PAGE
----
He did not. At least, not right away. He pointed with a long finger to the tray of cookies Emil had just brought out.
“Oh, you’d like a cookie? Okay, can I uhh, can I interest you in anything else?” Like a date, or a kiss ? his brain finished for him. “LIKEACOFFEE or um, somecake OR wealsohaveummmsandwiches---” everything he said came out in one long breath, eyes blinking rapidly as he tried to backpedal away from any kind of inappropriate hint he may have accidentally dropped. What the hell was going on with him today? He was usually very charming and suave around customers; there were some older ladies, always coming in to knit together, who were definitely not immune to his charms.
The stranger looked like he was considering for a moment, before uttering a single flat “What?”
“I… um, I was wondering if you’d like something else with your cookie… maybe a drink?” Shit, that did not come out right. “I mean, something TO drink. We have coffee, and tea, and … uhh…” He could see Old Baldy’s annoyed gaze penetrate his already crumbling facade from across the shop.
“I want another one.”
The stranger pointed again at the cookie tray.
“So… you want… two cookies?”
The nod was so subtle that Emil would have missed it had he not been absolutely engrossed in every single word and gesture this guy was making. As pretty as the person was, he seemed quite shy, or at least, not able to express himself properly. He slid the two cookies into a brown paper envelope and held them out.
As the other’s hand reached out, for a brief moment their fingers touched. Emil thought he felt snow - something cold, in any case; cold and pure and quiet.
There was the smallest intake of breath from the silver-haired person, eyes opening wider. “Th-that’ll be $3.50 please,” Emil managed to stammer out when their hands parted after what felt an eternity but was no more than a few seconds in reality. The silver-haired person quietly placed some money onto the counter, backed away a few steps, and dashed out of the cafe.
Emil spent the rest of the day mulling over what had happened, even as other customers came and went with their drinks and pastries. Was he scared? He didn’t even wait for his change, or… or was it a tip? Had his meticulous hair routine amounted to something? Maybe that was this guy’s way of flirting… and anyway, who orders two cookies but no tea or coffee? It must all mean something, he realized. And what it meant is that he screwed up and would never see him again.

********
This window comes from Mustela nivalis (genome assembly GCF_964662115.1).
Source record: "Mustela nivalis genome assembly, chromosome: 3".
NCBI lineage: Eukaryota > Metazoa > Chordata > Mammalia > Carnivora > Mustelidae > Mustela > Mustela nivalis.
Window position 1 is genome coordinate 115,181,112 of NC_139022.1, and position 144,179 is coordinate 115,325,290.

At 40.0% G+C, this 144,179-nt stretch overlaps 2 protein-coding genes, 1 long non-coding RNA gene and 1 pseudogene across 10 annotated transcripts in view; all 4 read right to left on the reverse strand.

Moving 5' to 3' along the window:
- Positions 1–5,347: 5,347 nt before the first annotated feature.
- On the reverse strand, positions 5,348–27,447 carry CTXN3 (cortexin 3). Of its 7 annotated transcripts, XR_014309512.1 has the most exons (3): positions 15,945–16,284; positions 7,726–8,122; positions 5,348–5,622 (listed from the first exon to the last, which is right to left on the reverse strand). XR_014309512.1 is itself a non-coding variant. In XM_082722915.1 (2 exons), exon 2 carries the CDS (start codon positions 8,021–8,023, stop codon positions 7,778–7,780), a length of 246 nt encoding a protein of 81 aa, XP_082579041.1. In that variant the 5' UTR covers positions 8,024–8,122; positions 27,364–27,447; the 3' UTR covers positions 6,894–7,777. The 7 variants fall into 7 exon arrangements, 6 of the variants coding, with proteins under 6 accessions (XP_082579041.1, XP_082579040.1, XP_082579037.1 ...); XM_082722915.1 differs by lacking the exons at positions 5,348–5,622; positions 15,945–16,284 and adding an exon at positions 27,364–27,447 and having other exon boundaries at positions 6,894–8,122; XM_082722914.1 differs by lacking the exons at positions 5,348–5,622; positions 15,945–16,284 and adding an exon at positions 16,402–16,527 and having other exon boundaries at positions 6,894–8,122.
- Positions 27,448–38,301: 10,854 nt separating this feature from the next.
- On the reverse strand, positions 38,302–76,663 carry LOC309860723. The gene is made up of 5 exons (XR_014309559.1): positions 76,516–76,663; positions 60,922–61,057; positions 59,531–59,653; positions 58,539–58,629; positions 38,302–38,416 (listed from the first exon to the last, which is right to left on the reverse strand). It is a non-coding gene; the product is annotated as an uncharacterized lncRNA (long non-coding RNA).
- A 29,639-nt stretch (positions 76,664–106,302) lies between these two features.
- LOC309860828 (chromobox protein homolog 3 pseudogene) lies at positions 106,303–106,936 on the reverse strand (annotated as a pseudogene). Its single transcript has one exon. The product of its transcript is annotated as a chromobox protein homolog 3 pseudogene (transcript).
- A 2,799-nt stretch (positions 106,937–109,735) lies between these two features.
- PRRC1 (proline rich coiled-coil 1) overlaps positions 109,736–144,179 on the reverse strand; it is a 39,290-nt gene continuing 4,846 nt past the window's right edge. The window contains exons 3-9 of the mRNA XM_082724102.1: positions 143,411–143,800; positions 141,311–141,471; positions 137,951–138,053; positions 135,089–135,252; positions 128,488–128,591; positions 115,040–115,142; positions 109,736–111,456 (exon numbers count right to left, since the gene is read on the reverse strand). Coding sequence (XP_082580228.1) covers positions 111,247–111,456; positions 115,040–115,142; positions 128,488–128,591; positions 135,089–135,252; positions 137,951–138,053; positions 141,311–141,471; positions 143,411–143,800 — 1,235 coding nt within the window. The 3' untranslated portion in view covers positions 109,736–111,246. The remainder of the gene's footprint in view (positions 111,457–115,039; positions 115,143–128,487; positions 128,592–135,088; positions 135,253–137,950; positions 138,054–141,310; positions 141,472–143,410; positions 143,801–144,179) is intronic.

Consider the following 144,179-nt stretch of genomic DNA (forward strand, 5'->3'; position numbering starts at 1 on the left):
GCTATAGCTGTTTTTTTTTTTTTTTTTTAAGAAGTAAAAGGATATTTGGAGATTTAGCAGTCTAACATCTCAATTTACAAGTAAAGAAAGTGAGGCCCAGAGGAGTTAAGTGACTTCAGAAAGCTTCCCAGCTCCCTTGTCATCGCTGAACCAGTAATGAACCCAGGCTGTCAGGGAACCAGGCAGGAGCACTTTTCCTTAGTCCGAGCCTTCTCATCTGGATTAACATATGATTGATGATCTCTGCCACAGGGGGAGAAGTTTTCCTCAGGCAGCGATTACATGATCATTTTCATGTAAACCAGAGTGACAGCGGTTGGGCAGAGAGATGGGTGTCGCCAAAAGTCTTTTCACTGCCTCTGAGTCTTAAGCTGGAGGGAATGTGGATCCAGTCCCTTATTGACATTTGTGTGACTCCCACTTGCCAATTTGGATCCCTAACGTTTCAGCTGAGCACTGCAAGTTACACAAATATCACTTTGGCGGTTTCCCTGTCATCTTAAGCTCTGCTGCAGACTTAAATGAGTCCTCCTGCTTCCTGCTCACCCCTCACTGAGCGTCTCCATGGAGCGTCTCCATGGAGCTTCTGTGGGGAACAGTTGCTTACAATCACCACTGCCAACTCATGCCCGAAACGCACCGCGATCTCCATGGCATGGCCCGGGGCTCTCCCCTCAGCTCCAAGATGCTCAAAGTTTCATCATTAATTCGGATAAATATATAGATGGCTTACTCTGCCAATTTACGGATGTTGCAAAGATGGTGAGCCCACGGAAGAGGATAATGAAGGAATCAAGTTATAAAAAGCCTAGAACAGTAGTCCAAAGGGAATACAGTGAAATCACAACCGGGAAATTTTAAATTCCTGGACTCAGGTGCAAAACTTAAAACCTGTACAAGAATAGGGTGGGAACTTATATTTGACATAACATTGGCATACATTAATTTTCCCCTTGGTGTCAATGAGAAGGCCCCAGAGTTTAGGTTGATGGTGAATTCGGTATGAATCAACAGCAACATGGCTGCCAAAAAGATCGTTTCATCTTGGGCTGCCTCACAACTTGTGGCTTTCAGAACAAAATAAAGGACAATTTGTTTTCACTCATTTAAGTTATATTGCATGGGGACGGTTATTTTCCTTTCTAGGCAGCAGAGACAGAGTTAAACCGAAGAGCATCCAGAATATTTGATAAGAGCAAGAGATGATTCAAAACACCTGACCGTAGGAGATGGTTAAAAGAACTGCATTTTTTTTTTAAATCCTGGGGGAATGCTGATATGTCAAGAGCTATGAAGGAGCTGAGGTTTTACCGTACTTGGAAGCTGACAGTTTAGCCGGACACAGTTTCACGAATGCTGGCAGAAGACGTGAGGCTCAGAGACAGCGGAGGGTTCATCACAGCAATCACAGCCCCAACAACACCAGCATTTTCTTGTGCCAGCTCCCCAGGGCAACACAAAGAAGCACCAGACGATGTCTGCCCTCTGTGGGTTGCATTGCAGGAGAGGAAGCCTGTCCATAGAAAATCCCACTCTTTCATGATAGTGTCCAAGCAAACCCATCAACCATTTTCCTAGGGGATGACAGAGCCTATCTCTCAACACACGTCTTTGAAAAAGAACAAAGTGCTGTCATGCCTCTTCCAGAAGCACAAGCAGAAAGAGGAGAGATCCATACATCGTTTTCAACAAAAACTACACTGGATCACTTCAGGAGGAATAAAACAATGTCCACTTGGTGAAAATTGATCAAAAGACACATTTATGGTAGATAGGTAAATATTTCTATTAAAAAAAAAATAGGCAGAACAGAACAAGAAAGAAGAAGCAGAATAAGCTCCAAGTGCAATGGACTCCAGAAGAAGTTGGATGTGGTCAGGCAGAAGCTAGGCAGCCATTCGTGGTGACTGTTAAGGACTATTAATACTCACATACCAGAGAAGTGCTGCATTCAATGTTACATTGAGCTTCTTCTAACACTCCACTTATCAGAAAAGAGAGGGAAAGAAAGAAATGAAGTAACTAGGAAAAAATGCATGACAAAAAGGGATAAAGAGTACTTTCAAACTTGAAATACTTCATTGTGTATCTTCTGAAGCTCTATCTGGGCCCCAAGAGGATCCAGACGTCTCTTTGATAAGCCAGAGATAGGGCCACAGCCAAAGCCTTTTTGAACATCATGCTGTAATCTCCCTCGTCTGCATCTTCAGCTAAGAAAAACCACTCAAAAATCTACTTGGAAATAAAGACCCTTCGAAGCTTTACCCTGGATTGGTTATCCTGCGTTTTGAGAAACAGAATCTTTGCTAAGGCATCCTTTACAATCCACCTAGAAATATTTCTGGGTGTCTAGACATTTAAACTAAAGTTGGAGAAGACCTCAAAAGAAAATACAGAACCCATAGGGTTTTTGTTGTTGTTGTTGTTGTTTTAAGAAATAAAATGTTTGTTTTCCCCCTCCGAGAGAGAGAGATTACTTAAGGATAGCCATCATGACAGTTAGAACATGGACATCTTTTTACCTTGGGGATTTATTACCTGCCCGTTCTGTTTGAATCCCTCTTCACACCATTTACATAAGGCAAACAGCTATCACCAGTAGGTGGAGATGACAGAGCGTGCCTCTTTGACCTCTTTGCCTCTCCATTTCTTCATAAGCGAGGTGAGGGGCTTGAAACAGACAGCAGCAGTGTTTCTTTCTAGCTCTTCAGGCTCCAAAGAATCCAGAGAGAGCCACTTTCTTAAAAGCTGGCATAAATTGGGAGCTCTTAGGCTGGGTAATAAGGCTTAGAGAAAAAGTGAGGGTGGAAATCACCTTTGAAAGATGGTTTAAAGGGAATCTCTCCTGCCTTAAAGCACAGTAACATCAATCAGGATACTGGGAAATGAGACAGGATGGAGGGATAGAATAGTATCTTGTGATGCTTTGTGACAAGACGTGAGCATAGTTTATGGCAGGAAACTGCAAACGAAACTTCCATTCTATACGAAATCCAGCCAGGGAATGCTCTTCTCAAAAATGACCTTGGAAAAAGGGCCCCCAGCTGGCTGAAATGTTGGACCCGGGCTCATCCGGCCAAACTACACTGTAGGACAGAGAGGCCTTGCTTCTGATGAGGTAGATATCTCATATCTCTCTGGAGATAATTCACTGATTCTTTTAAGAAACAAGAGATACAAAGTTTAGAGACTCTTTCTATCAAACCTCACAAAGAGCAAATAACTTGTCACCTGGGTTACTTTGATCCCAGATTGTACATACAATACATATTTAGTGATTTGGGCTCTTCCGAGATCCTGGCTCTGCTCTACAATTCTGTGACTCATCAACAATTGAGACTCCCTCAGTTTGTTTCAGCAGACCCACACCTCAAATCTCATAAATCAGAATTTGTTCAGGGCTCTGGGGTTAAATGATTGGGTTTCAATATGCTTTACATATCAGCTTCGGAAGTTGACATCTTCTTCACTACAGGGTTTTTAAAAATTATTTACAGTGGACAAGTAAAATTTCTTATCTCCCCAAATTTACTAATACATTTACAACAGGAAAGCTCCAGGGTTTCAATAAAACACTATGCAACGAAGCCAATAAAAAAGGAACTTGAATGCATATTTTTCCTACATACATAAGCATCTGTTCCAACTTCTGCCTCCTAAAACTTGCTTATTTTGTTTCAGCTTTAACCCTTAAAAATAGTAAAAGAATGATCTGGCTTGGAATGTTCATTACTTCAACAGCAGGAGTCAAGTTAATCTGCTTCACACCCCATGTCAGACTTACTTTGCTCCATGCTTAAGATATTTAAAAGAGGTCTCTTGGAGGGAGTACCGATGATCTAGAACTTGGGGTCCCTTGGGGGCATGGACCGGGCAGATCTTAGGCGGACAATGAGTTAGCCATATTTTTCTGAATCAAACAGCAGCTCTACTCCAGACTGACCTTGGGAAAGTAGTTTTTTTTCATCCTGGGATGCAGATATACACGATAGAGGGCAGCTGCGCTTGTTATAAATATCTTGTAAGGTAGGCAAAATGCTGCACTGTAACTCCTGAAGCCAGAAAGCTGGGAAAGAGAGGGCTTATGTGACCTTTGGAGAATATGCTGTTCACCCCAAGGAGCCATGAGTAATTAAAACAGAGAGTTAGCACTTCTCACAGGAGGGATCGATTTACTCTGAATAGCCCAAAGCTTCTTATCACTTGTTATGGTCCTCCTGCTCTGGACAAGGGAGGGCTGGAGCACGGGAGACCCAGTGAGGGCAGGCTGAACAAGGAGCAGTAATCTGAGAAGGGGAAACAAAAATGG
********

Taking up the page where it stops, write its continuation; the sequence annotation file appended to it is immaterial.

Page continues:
As it neared closing time, he heard a crash from outside again, barely lifting his eyes when Sigrun burst into the cafe a few minutes later. “YO -- oh, hey little viking. What’s got you down?” she asked, taking off her helmet and hopping up to sit on one of the counters in clear violation of Mr. Madsen's food safety protocol. Emil looked up from where he was slumped over one of the display cases.
“The most beautiful person in the world came in here and I didn’t even get his name or his number or anything,” he explained, disappointment dripping from his words.
“Oh. That sucks. What are you going to do now?”
“I don’t know. It’s all hopeless. Everything is in vain.”
Sigrun looked at him for a few moments, as if confused. “Well, why don’t you ask Uncle Trond?”
“Old Baldy? The guy who keeps asking me to read his stupid book?” he asked, standing up.
“Yeah, he knows everything about everyone in town. Got me this job, too! Uncle Trond is awesome.”
“Okay, I… I guess it’s worth a shot…”
“That’s the spirit!” Sigrun yelled, hitting Emil on the back so hard he nearly lost his balance. Yes, he thought… maybe something would come of this after all.